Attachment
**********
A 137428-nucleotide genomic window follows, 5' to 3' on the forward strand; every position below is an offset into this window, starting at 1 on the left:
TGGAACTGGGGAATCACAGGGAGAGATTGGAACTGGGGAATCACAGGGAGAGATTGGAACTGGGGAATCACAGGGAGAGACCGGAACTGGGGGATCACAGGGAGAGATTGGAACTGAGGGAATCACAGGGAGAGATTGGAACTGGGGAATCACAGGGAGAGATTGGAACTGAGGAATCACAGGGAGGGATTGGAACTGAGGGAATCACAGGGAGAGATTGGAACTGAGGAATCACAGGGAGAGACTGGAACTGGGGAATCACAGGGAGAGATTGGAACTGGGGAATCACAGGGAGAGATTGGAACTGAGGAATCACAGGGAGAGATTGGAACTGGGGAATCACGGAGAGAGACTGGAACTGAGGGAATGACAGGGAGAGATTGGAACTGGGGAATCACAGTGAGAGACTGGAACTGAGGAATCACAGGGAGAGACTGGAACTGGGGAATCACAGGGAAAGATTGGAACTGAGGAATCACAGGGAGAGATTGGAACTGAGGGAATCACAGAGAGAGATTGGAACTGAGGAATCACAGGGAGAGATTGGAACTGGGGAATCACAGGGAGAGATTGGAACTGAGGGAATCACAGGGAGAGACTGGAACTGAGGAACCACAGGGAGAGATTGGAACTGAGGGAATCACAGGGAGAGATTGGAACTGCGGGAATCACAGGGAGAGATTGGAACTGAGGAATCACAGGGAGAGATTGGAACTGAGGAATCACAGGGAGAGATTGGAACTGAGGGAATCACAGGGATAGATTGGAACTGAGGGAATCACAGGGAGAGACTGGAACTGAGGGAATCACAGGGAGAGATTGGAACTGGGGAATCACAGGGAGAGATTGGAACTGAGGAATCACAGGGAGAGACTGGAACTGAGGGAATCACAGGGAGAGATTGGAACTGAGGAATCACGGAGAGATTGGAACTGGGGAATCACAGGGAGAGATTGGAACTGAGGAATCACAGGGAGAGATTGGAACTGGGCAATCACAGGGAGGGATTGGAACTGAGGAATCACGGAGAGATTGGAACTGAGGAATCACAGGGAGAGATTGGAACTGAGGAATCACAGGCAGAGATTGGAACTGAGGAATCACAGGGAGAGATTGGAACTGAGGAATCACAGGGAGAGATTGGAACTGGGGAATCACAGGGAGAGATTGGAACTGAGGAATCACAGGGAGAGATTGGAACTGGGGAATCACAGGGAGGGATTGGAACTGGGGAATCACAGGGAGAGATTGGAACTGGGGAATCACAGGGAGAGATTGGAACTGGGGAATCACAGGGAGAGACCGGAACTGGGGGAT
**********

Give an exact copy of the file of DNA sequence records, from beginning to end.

A 137428-nucleotide genomic window follows, 5' to 3' on the forward strand; every position below is an offset into this window, starting at 1 on the left:
TGGAACTGGGGAATCACAGGGAGAGATTGGAACTGGGGAATCACAGGGAGAGATTGGAACTGGGGAATCACAGGGAGAGACCGGAACTGGGGGATCACAGGGAGAGATTGGAACTGAGGGAATCACAGGGAGAGATTGGAACTGGGGAATCACAGGGAGAGATTGGAACTGAGGAATCACAGGGAGGGATTGGAACTGAGGGAATCACAGGGAGAGATTGGAACTGAGGAATCACAGGGAGAGACTGGAACTGGGGAATCACAGGGAGAGATTGGAACTGGGGAATCACAGGGAGAGATTGGAACTGAGGAATCACAGGGAGAGATTGGAACTGGGGAATCACGGAGAGAGACTGGAACTGAGGGAATGACAGGGAGAGATTGGAACTGGGGAATCACAGTGAGAGACTGGAACTGAGGAATCACAGGGAGAGACTGGAACTGGGGAATCACAGGGAAAGATTGGAACTGAGGAATCACAGGGAGAGATTGGAACTGAGGGAATCACAGAGAGAGATTGGAACTGAGGAATCACAGGGAGAGATTGGAACTGGGGAATCACAGGGAGAGATTGGAACTGAGGGAATCACAGGGAGAGACTGGAACTGAGGAACCACAGGGAGAGATTGGAACTGAGGGAATCACAGGGAGAGATTGGAACTGCGGGAATCACAGGGAGAGATTGGAACTGAGGAATCACAGGGAGAGATTGGAACTGAGGAATCACAGGGAGAGATTGGAACTGAGGGAATCACAGGGATAGATTGGAACTGAGGGAATCACAGGGAGAGACTGGAACTGAGGGAATCACAGGGAGAGATTGGAACTGGGGAATCACAGGGAGAGATTGGAACTGAGGAATCACAGGGAGAGACTGGAACTGAGGGAATCACAGGGAGAGATTGGAACTGAGGAATCACGGAGAGATTGGAACTGGGGAATCACAGGGAGAGATTGGAACTGAGGAATCACAGGGAGAGATTGGAACTGGGCAATCACAGGGAGGGATTGGAACTGAGGAATCACGGAGAGATTGGAACTGAGGAATCACAGGGAGAGATTGGAACTGAGGAATCACAGGCAGAGATTGGAACTGAGGAATCACAGGGAGAGATTGGAACTGAGGAATCACAGGGAGAGATTGGAACTGGGGAATCACAGGGAGAGATTGGAACTGAGGAATCACAGGGAGAGATTGGAACTGGGGAATCACAGGGAGGGATTGGAACTGGGGAATCACAGGGAGAGATTGGAACTGGGGAATCACAGGGAGAGATTGGAACTGGGGAATCACAGGGAGAGACCGGAACTGGGGGAT